Let’s talk about Hacking. Not Ian Hacking this time — p-hacking! I’d like to elaborate on a nice post by Michael Wiebe, where he investigates whether my work with Rachael and Tamara on robustness to the removal of small, adversarially selected subsets can be a defense against p-hacking. In short: yes, it can be! Michael establishes this with some experiments, and I’d like to supplement his observation with a little theory from our paper. Let me state before diving in that I was unaware of this nice feature of our work before Michael’s post, so I’m super grateful to him both for noticing it and producing such a nice write-up.

P-hacking for regression

Here’s what Michael means by p-hacking in a nutshell. (I’ll eliminate some details of his analysis that are unnecessary for my point here.) Suppose that you have a \(N\) data points, consisting of a mean-zero normally-distributed response, \(y_n\), for \(n=1,...,N\), and a large number of regressors, \(x_{nk}\), \(k=1,...,K\). Suppose that all of the \(x_{nk}\) have variance \(\sigma_x^2\) and are drawn independently of \(y_n\). Despite the fact that the regressors have no real explanatory power, if you run all \(K\) regressions \(y_n \sim \alpha_k + \beta_k x_{nk}\), for large enough \(K\), you expect to find at least one \(\hat\beta_k\) that is statistically significant at any fixed level.

For example, if you construct a test with valid 95% confidence intervals and \(K=20\), you expect one false rejection amongst the \(20\) regressions. If you run all 20, but only report the rejection, it may appear that you have found a significant effect, but you’ve actually only p-hacked. P-hacking is at best sloppy and at worst dishonest, and we want defenses against it.

Some notation

It will be helpful to write out our estimates explicitly. First, let’s write \(y_n = \varepsilon_n\) with a residual \(\varepsilon_n \sim \mathcal{N}(0, \sigma_\varepsilon^2)\), to emphasize that no regressors have real effects. Our estimators and their (robust) standard errors are

\[% \begin{align*} % \hat\beta_k = \frac{\sum_{n=1}^N x_{nk} \varepsilon_n}{\sum_{n=1}^N x_{nk}^2} \quad\quad\textrm{and}\quad\quad \hat\sigma_k^2 = \frac{\sum_{n=1}^N x_{nk}^2 \hat\varepsilon_{kn}^2} {(\sum_{n=1}^N x_{nk}^2)^2} \quad\quad\textrm{where}\quad\quad \hat\varepsilon_{kn} = y_n - \hat\beta_k x_{nk}. % \end{align*} %\]

A standard 95\% univariate test rejects \(H_0: \beta_k = 0\) if

\[% \begin{align*} % \textrm{Statistical significance:}\quad\quad \sqrt{N} \hat\beta_k > 1.96 \hat\sigma_k. % \end{align*} %\]

Now, we actually expect that, asymptotically and marginally, \(\sqrt{N} \hat\beta_k \sim \mathcal{N}(0, \sigma_\varepsilon^2 / \sigma_x^2)\) by the central limit theorem. For any fixed \(k\), we expect \(\hat\sigma_k \rightarrow \sigma_\varepsilon / \sigma_x\), and even for \(k\) chosen via p-hacking, we might expect \(\hat\sigma_k\) not to be orders of magnitude off. So many draws \(k=1,..,K\) from the distribution of \(\sqrt{N}\hat\beta_k\), we expect a few to be “statistically significant”. So far, I’ve just re-stated formally how p-hacking works.

Adversarial removal

Now, let us ask how much data we would need to drop to make a significant result \(\hat\beta_k\) statistically insignificant. Suppose without loss of generality that \(\hat\beta_k > 0\). If we can drop datapoints that decrease the estimate \(\hat\beta_k\) by the difference \(\hat\beta_k - 1.96 \hat\sigma_k / \sqrt{N}\), then the estimator will become insignificant. Let’s assume for simplicity that the standard deviation \(\hat\sigma_k\) is less sensitive to datapoint removal than is \(\hat\beta_k\), which is typically the case in practice. Then, in the notation of Section 3 of our our paper,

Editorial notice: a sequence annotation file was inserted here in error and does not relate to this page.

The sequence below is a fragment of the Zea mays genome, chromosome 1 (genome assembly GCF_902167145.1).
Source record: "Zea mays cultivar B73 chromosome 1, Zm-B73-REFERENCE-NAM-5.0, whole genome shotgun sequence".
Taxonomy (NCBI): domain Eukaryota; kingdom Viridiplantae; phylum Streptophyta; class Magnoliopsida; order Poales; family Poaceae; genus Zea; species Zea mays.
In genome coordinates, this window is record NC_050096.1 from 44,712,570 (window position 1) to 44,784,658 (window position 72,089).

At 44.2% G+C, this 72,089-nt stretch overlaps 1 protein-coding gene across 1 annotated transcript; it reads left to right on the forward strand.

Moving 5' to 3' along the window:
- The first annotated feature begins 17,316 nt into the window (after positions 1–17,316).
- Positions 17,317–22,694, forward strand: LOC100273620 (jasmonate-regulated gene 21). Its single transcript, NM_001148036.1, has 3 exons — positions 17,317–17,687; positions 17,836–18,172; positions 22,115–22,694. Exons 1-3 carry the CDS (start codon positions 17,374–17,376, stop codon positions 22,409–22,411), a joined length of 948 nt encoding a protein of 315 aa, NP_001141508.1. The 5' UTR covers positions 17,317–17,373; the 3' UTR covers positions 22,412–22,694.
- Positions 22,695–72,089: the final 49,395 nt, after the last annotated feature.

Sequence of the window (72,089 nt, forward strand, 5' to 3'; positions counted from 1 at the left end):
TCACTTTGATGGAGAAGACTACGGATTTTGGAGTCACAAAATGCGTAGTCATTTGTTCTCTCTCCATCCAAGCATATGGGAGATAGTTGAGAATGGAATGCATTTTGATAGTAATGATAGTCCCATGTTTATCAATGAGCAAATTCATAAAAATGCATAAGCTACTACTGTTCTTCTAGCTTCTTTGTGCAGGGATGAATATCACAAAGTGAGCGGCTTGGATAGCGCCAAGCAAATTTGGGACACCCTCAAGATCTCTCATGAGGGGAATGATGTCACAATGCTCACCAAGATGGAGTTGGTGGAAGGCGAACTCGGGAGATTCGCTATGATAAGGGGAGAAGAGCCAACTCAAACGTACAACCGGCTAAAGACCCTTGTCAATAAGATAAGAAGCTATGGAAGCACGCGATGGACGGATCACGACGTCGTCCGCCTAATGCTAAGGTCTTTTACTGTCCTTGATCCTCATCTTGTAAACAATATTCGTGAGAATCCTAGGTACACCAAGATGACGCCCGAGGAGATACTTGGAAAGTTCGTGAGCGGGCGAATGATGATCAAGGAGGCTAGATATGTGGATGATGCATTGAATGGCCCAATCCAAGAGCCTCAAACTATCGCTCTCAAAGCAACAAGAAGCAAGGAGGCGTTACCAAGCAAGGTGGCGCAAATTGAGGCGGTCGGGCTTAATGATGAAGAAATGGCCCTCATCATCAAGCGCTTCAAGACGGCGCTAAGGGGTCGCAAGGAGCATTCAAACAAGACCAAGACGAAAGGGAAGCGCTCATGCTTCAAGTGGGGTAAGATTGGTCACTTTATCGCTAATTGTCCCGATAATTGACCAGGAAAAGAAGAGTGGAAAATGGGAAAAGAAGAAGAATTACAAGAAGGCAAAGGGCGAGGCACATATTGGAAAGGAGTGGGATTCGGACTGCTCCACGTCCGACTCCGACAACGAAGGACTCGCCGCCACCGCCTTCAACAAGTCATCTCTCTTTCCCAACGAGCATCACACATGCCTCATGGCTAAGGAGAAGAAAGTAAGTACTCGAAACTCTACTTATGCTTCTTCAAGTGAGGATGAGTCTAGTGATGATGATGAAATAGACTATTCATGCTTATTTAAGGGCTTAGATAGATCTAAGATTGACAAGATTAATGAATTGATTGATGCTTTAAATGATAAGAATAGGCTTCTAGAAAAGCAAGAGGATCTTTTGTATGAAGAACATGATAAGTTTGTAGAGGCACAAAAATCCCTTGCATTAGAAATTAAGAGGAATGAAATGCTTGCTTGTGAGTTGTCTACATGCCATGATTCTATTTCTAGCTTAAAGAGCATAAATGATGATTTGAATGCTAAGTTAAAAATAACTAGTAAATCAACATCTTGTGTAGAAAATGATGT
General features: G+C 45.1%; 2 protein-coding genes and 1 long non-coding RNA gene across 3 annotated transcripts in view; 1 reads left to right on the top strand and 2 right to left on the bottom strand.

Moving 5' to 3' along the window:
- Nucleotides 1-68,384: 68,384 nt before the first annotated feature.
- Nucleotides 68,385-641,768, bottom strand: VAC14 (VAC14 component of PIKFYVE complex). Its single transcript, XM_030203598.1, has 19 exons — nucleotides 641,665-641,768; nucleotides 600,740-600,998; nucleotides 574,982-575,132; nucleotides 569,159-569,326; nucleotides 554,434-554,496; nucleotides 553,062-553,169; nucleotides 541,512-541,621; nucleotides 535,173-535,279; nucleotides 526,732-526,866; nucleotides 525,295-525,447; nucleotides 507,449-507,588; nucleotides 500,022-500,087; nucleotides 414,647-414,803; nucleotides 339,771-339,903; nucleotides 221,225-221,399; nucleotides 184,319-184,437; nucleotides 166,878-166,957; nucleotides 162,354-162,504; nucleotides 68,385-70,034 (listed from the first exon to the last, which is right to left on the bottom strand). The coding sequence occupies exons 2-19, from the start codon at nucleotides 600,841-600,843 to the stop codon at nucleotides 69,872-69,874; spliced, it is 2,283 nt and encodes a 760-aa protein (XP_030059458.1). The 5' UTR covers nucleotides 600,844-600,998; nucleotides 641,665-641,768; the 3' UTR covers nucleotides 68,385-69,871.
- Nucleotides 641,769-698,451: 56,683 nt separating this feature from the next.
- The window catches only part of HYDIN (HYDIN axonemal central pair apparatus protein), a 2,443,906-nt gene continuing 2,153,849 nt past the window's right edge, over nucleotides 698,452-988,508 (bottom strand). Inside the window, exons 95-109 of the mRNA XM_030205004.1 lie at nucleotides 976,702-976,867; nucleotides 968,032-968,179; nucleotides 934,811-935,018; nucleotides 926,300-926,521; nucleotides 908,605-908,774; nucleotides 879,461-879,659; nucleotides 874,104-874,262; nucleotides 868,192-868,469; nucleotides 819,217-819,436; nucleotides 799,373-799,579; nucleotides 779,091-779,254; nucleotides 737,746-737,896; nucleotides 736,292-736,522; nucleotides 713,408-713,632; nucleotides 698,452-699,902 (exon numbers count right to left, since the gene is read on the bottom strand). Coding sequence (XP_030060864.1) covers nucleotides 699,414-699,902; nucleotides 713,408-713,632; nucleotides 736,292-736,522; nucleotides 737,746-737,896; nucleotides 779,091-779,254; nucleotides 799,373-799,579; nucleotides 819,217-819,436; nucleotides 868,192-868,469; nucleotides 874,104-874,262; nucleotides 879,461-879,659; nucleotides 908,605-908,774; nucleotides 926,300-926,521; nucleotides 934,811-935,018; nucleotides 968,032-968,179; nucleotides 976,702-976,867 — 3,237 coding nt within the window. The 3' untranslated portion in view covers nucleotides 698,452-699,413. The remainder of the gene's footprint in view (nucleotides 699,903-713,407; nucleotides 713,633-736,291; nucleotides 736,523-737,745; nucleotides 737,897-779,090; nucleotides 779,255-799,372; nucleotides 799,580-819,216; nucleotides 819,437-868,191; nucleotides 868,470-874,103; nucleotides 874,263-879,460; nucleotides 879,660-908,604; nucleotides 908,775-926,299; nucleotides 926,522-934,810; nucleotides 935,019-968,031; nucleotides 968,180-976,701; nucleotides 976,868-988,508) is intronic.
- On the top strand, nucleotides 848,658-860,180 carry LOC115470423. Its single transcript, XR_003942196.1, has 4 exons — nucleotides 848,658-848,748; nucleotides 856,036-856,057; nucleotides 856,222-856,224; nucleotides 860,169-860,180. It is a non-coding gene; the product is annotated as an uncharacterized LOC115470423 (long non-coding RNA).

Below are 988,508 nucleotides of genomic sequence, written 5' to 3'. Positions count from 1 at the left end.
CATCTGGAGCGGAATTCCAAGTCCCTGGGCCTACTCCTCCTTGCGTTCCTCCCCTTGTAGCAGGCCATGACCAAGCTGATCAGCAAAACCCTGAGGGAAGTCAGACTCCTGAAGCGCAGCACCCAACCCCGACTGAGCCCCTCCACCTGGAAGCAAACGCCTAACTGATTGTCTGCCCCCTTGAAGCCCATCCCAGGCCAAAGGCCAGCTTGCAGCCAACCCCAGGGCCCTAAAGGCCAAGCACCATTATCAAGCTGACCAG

• The “signal” is \(\hat\beta_k - 1.96 \hat\sigma_k / \sqrt{N}\),
  • The “noise” is \(\hat\sigma_k\) (since we only consider the sensitivity of \(\hat\beta_k\), the variance of whose limiting distribution after scaling is \(\hat\sigma_k\))
  • The “shape” \(\Gamma_\alpha\) is determined in a complicated way from \(\alpha\) and the distributions of the residuals and regressors, but which converges to a non-zero constants and deterministically satisfies \(\Gamma_\alpha \le \sqrt{\alpha(1-\alpha)}\),

and we expect to be unable to make the estimate insignificant when

\[% \begin{align*} % \textrm{Robust to adversarial subset dropping:}\quad\quad \frac{\hat\beta_k - 1.96 \hat\sigma_k / \sqrt{N}}{\hat\sigma_k} \ge \Gamma_\alpha. % \end{align*} %\]

Multiplying both sides by \(\sqrt{N}\) and making some cancellations and rearrangements, we see that \(% \begin{align*} % \textrm{Robust to adversarial subset dropping:}\quad\quad \frac{\sqrt{N} \hat\beta_k}{\hat\sigma_k} \ge \sqrt{N} \Gamma_\alpha + 1.96. % \end{align*} %\)

Now, as \(N \rightarrow \infty\), the left-hand side of the preceding display converges in distribution, and the right-hand side blows up. In other words, estimates formed from p-hacking are always non-robust, at any \(\alpha\), for sufficiently large \(N\)!

Regression is not special

Although it’s convenient to work with regression, absolutely nothing about the preceding analysis is special to regression. The key is that p-hacking relies on variability on the order of the same size as shrinking confidence intervals, but adversarial subset removal produces changes that do not vanish asymptotically. P-hacking is thus dealt away with for the same reason that, as we say in the paper, statistical insignificance is always non-robust.


Michael makes a somewhat different (but still interesting) point in his plot “False Positives are Not Robust.” I believe that plot can be explained by observing that, in his setup, the effect of increasing \(\gamma\) is to increase \(\sigma_\varepsilon\) in my notation. The flat line in his plot can the be attributed to the fact that both the signal and the noise are proportional to \(\sigma_\varepsilon\), and so the residual scale cancels in the signal-to-noise ratio.